"Religion that is pure and undefiled before God and the Father is this: to visit orphans and widows in their affliction, and to keep oneself unstained from the world." (James 1:27)

God bless,


Monday, April 14, 2008

Benedict XVI message to the United States

Prior to his visit this April, Benedict XVI gave this address in English to the people of the United States. I've read many translations of his addresses and books, but it is always great to here him in English:

God bless,


Sunday, April 13, 2008

Divine Office and other liturgical prayers in Latin

The Divine Office seems more Divine when prayed and chanted in Latin. Here are some links...
Morning Prayer in Latin:
"Domine labia mea aperies et os meum adnuntiabit laudem tuam."
(O Lord, open my lips and my mouth shall declare your praise)...

Evening Prayer in Latin:
"Deus, in adjutorium meum intende."
(O God, come to my assistance)...>LISTEN

Night Prayer in Latin...>LISTEN
Other prayers in Latin:
Pray with us the midday prayer in Latin, devoted to the Blessed Virgin Mary...>LISTEN
Five Joyful Mysteries...>LISTEN
Five Sorrowful Mysteries...>LISTEN
Five Glorious Mysteries...>LISTEN
Five Luminous Mysteries...>LISTEN

God bless,


Sunday, April 06, 2008

Faith and Reason: Philosophy of Religion

I stumbled across a great audio book by Dr. Peter Kreeft called Faith and Reason: The Philosophy of Religion. Dr. Kreeft is a professor of philosophy at Boston College and is the author of over forty books. The "book" is actually a set of audio CD recordings of 14 lectures on the subject, given by Dr. Kreeft. It is truly outstanding series. If you are interested you can purchase the series, here: Modern Scholar, or borrow it from your local library. If you library doesn't have it, perhaps they can obtain it through an Interlibrary Loan. Here's an description of the audio book from the Modern Scholar website:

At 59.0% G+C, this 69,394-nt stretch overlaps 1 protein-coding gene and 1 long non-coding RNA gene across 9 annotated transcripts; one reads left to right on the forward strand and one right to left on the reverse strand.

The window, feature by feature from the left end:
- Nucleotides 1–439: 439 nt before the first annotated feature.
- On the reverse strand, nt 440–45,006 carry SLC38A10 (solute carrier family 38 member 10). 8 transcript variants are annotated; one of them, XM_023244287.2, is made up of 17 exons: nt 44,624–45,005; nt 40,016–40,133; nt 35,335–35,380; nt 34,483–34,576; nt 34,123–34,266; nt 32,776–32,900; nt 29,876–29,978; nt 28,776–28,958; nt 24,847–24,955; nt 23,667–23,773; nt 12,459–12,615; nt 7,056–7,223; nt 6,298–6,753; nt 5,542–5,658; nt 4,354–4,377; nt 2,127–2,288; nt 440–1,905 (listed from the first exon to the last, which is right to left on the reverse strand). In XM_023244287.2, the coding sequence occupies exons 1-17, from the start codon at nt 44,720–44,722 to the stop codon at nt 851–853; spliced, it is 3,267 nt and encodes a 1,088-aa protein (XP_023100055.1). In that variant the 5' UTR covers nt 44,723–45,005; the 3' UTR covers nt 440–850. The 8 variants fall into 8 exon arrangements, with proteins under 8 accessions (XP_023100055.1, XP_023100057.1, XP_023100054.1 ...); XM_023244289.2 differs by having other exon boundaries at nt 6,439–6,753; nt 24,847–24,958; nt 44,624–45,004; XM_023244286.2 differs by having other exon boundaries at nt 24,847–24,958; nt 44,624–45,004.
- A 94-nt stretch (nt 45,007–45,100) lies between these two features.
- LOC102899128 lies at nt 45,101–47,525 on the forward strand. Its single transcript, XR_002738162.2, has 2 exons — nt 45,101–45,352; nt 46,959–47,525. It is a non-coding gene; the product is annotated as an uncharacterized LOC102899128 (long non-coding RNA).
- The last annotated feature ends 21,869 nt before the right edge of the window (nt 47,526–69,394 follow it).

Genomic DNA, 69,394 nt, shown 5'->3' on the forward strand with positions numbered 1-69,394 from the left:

Faith and REasonFaith and Reason: The Philosophy of Religion

Through the ages, mankind has pursued questions of faith in something beyond the world of ordinary experience. Is there a God? How can we explain the presence of evil? Do humans, or human souls, live on after death? Is there a hell? The following lectures examine these eternal questions and present the most compelling arguments for and against God’s existence, the seeming conflicts between religion and science, and the different truth-claims of the world’s most popular religions. By delving into the major characteristics of world religions, including Judaism, Christianity, Islam, Hinduism, and Buddhism, mankind’s association with the many different varieties of religious practice is brought to light. Above all, Faith and Reason: The Philosophy of Religion lays the groundwork for a rational approach to pursuing questions of faith—and at the same time provides a better understanding of religion’s ongoing importance in the realm of human experience.

Course Syllabus

Lecture 1 What Is Religion? Why Is It Worth Thinking About?

Lecture 2 Atheism

Lecture 3 The Problem of Evil

Lecture 4 Arguments for God’s Existence from Nature (Cosmological Arguments)

Lecture 5 Arguments for God’s Existence from Human Experience (Psychological Arguments)

Lecture 6 Religion and Science

Lecture 7 The Case Against Life After Death

Lecture 8 The Case for Life After Death: Twelve Arguments

Lecture 9 Different Concepts of Heaven

Lecture 10 Hell

Lecture 11 Testing the Different Truth-Claims of Different Religions

Lecture 12 Comparative Religions

Lecture 13 What Would Socrates Think?

Lecture 14 Religious Experience

God bless,